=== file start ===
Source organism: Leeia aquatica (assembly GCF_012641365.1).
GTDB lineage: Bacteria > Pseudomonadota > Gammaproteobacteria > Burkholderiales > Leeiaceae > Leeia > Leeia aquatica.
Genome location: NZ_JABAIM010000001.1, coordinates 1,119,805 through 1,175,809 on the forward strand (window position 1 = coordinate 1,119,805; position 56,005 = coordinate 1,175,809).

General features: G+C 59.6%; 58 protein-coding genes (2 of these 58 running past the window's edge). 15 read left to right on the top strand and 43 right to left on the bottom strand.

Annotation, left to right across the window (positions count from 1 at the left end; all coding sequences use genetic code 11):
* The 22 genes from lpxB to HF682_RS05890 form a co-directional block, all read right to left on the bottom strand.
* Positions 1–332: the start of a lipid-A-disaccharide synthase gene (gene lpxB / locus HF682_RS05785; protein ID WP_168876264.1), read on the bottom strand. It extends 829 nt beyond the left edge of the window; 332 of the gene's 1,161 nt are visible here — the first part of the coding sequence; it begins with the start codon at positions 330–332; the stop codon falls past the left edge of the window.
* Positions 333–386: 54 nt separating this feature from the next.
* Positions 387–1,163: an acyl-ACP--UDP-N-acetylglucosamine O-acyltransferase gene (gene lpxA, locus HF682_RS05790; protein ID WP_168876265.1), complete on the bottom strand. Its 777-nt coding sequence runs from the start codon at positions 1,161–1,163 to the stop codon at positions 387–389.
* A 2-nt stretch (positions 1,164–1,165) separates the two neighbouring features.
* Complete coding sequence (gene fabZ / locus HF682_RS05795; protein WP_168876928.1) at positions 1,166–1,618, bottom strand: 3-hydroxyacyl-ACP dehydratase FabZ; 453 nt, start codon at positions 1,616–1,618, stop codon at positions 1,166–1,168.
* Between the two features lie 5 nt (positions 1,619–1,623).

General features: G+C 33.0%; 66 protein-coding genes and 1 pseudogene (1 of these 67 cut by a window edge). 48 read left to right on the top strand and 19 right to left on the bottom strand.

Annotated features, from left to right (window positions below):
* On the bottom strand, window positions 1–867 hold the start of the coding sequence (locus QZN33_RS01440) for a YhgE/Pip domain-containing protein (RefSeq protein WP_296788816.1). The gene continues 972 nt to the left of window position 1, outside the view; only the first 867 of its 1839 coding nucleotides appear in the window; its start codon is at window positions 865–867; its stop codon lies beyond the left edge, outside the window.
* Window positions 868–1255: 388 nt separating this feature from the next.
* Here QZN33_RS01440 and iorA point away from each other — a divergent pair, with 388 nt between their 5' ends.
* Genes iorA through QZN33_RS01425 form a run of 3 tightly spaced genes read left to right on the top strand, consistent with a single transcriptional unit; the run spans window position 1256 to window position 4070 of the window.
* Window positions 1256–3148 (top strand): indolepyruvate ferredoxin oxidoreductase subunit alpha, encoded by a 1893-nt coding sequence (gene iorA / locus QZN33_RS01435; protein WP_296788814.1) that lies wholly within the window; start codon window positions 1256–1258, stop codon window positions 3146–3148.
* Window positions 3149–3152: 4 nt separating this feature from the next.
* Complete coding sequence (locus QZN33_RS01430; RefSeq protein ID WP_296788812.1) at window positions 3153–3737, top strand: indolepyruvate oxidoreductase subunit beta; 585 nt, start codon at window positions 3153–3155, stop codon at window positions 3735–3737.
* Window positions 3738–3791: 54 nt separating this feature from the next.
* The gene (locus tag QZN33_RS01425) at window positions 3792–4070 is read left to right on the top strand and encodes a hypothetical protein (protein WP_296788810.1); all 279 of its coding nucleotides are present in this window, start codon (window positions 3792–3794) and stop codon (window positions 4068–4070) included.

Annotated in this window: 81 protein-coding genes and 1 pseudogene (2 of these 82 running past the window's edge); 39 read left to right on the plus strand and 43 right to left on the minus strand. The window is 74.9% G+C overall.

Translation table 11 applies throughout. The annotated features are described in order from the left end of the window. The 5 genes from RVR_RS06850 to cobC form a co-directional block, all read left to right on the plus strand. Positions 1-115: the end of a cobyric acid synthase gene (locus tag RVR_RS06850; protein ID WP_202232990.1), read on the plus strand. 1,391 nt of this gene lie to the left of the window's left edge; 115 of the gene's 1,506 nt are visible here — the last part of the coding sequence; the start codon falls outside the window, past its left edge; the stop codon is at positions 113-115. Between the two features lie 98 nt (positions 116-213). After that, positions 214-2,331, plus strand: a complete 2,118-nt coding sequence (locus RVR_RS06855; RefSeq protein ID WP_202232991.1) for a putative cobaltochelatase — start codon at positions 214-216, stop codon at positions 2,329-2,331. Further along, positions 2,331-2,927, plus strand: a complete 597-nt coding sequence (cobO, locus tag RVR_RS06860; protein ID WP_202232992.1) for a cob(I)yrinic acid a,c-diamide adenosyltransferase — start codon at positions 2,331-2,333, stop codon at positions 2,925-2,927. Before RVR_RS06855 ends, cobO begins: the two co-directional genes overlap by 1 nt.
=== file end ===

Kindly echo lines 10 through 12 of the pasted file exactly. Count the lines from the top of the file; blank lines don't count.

* A 2-nt stretch (positions 1,164–1,165) separates the two neighbouring features.
* Complete coding sequence (gene fabZ / locus HF682_RS05795; protein WP_168876928.1) at positions 1,166–1,618, bottom strand: 3-hydroxyacyl-ACP dehydratase FabZ; 453 nt, start codon at positions 1,616–1,618, stop codon at positions 1,166–1,168.
* Between the two features lie 5 nt (positions 1,619–1,623).